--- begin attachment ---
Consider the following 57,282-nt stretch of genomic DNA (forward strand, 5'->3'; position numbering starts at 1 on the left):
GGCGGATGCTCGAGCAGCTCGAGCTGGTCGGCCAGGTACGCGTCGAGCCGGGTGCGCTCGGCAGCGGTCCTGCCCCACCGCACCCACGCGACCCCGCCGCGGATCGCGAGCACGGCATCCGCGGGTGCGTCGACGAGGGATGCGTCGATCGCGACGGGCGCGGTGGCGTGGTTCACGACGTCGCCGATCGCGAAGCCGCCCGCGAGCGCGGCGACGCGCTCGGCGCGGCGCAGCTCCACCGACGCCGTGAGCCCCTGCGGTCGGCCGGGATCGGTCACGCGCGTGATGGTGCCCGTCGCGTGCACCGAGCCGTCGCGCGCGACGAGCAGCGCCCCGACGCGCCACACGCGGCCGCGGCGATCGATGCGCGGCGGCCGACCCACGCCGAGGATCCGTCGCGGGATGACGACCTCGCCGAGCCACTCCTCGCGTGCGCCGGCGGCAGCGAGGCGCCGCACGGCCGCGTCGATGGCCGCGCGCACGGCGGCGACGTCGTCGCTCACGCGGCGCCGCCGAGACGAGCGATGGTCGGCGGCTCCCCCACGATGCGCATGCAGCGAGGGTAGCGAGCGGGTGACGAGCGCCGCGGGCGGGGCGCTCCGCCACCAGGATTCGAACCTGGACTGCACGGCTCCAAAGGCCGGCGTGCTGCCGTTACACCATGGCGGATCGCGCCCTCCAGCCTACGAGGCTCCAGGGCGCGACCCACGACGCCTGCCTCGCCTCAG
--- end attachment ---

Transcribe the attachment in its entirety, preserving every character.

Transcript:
Consider the following 57,282-nt stretch of genomic DNA (forward strand, 5'->3'; position numbering starts at 1 on the left):
GGCGGATGCTCGAGCAGCTCGAGCTGGTCGGCCAGGTACGCGTCGAGCCGGGTGCGCTCGGCAGCGGTCCTGCCCCACCGCACCCACGCGACCCCGCCGCGGATCGCGAGCACGGCATCCGCGGGTGCGTCGACGAGGGATGCGTCGATCGCGACGGGCGCGGTGGCGTGGTTCACGACGTCGCCGATCGCGAAGCCGCCCGCGAGCGCGGCGACGCGCTCGGCGCGGCGCAGCTCCACCGACGCCGTGAGCCCCTGCGGTCGGCCGGGATCGGTCACGCGCGTGATGGTGCCCGTCGCGTGCACCGAGCCGTCGCGCGCGACGAGCAGCGCCCCGACGCGCCACACGCGGCCGCGGCGATCGATGCGCGGCGGCCGACCCACGCCGAGGATCCGTCGCGGGATGACGACCTCGCCGAGCCACTCCTCGCGTGCGCCGGCGGCAGCGAGGCGCCGCACGGCCGCGTCGATGGCCGCGCGCACGGCGGCGACGTCGTCGCTCACGCGGCGCCGCCGAGACGAGCGATGGTCGGCGGCTCCCCCACGATGCGCATGCAGCGAGGGTAGCGAGCGGGTGACGAGCGCCGCGGGCGGGGCGCTCCGCCACCAGGATTCGAACCTGGACTGCACGGCTCCAAAGGCCGGCGTGCTGCCGTTACACCATGGCGGATCGCGCCCTCCAGCCTACGAGGCTCCAGGGCGCGACCCACGACGCCTGCCTCGCCTCAG